Payne concedes that he had no written contract, and that no rule or regulation of the Vocational Education Board specified that his employment would be for any particular period of time, or that he could not be terminated unless certain substantive criteria were met. He contends, however, that certain understandings between him and his superiors were sufficiently definite to create a property interest. He testified that school officials told him that he would be on probation for either 90 days or six months, following which he would be considered a "permanent" employee. And, in fact, the letter from Director Nelson stating that Payne had been placed on probation referred to him as having held, immediately before this adverse personnel action, the status of a "permanent" employee. While this evidence, standing alone, might be sufficient to create a property interest, other evidence in the record provides substantial support for the District Court's conclusion to the contrary. The school did not accord any special tenure to so-called "permanent" employees. This classification was used simply to denote that teachers had passed their initial period of probation. Both Payne and the school officials testified that Payne was under no contractual duty to continue teaching even to the end of a term, and that he could have quit at any time without breaking his contract.


Payne also points to testimony by Nelson that a "permanent" employee would be retained if enrollment remained high and if the employee did a satisfactory job. These statements, however, simply reflected the general practice of the school. Certainly they were accurate as indications of Nelson's intention, but the record does not show that these conditions for retention were ever communicated to Payne or to other employees, so as to become part of a contract with them. We are confident the courts of Arkansas would reject the conclusion that Payne had a property right under these circumstances. See Marion County Rural School District No. 1 v. Rastle, 265 Ark. 33, 38, 576 S.W.2d 502, 505 (1979).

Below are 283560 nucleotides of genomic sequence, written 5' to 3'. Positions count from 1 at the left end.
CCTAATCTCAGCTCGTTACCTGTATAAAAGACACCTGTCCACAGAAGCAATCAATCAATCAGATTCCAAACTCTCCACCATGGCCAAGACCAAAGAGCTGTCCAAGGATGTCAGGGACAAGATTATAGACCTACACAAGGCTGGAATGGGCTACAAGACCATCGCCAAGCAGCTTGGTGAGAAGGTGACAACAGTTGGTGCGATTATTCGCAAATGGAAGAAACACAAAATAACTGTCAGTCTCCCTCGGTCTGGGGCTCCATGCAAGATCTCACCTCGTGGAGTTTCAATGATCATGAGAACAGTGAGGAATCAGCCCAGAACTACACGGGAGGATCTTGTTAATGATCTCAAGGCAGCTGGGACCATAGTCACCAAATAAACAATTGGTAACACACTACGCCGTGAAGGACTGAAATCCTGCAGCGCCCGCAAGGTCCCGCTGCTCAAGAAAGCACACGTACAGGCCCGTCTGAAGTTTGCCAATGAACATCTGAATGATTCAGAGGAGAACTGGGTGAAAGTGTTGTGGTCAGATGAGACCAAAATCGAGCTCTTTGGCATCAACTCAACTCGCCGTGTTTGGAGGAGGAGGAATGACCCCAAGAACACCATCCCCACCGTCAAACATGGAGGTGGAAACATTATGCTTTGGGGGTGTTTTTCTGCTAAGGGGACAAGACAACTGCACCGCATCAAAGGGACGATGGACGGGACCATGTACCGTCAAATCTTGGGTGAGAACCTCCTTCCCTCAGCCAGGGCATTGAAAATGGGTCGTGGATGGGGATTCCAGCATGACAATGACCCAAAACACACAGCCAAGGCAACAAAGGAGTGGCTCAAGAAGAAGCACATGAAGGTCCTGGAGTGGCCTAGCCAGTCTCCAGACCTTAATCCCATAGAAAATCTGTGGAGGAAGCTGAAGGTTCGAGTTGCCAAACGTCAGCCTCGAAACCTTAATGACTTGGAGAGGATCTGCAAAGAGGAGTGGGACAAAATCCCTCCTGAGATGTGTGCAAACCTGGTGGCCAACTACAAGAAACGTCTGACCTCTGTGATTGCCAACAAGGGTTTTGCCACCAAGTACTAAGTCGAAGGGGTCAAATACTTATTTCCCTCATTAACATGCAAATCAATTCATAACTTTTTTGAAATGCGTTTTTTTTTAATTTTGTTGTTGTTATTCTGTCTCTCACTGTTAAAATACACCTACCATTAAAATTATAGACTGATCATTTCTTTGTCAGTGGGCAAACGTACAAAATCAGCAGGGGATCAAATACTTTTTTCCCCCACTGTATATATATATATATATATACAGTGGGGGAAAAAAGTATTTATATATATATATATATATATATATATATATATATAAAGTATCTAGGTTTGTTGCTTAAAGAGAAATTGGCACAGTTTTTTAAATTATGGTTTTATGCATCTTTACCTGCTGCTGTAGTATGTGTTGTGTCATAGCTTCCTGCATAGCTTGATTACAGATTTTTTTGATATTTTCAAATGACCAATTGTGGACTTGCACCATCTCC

Payne also points to the fact that he had a teacher's certificate valid for six years. Such a certificate qualifies its holder to teach, but it does not guarantee him or her a job. It is like a driver's license, a legal prerequisite to the right to carry on certain activity. A teacher's certificate, in other words, is a necessary condition of employment as a teacher for a fixed term, but it is not, standing alone, a sufficient one. There must also be an undertaking, express or implied, by the employer not to discharge the employee for a certain fixed period of time, or unless certain conditions are met, and this requirement the present record fails to meet.

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Payne also asserts a liberty interest in that the reasons given for his discharge were false and harmed his reputation. In order for Payne to demonstrate a liberty interest he must show that the reasons for discharge stigmatized him and that the defendants made the reasons public. See Bishop v. Wood, 426 U.S. 341, 347-49, 96 S.Ct. 2074, 2078-79, 48 L.Ed.2d 684 (1976); Codd v. Velger, 429 U.S. 624, 627-28, 97 S.Ct. 882, 883-84, 51 L.Ed.2d 92 (1977). We agree with the District Court that the evidence is insufficient to support these findings.




The Hon. Elsijane Trimble Roy, United States District Judge for the Eastern and Western Districts of Arkansas


Payne does not raise the state-law claim on appeal. In any event, we agree with the District Court that the deviations from the prescribed procedure of which Payne complains were not material